Replacing an infamous coastal stretch of California’s State Route 1—coined Devil’s Slide due to its lengthy closures from land slippages and rockslides—the Tom Lantos Tunnels project provides a safer and far more reliable mobility solution for motorists dependent on the route.
The solution, one of the largest and most complex projects in California’s history, include:
- Twin tunnels, with the longest bore of approximately 5,000 feet, making them the longest highway tunnels in California.
- A southern portal approach, measuring 1,000 feet long, with a tall rock slope held in place by soil nails.
- Northern portal approaches, measuring 1,500 feet long, with separated twin cast-in-place segmental concrete box girder bridges.
- An off-site operations and maintenance center.
While the distinguished, well-awarded project was successful on all accounts, innovative approaches to the tunnel’s design and delivery were critical to addressing unavoidable obstacles. Challenges included boring through multiple rock types, draining 10 million gallons of water, the potential for seismic activity, and requirements to protect endangered species.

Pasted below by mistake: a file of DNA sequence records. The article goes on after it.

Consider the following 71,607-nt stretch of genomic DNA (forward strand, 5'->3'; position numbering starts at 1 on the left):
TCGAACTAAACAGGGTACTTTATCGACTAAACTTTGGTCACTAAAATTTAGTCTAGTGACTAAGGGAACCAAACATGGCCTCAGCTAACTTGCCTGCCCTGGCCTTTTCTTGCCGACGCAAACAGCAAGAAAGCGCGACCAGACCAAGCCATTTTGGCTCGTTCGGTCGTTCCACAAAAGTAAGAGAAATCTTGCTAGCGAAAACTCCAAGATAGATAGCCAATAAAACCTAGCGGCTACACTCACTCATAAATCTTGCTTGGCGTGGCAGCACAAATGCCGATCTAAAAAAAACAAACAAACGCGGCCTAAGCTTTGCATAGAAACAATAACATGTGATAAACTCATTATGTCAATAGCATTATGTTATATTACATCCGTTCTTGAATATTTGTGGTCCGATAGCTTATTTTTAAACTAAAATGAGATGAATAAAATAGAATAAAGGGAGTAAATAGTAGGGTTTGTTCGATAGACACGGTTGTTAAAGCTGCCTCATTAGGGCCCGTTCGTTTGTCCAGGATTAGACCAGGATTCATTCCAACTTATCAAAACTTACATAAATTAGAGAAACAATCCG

The tunnels’ length and the challenging ground conditions did not lend themselves to a tunnel boring machine technique. Selected by Caltrans to design the replacement and provide construction support services, HNTB’s approach included the New Austrian Tunneling Method, a sequential excavation and support tunnel-mining technique that facilitated unprecedented in-field collaboration and set a standard for future designers and contractors.
Now, with a tunnel design that can withstand a magnitude 7.5-8.0 seismic event, the Tom Lantos Tunnels are continuing to provide a safe and reliable travel option for the surrounding community and motorists of State Route 1.
Location: San Francisco, California
Client: California Department of Transportation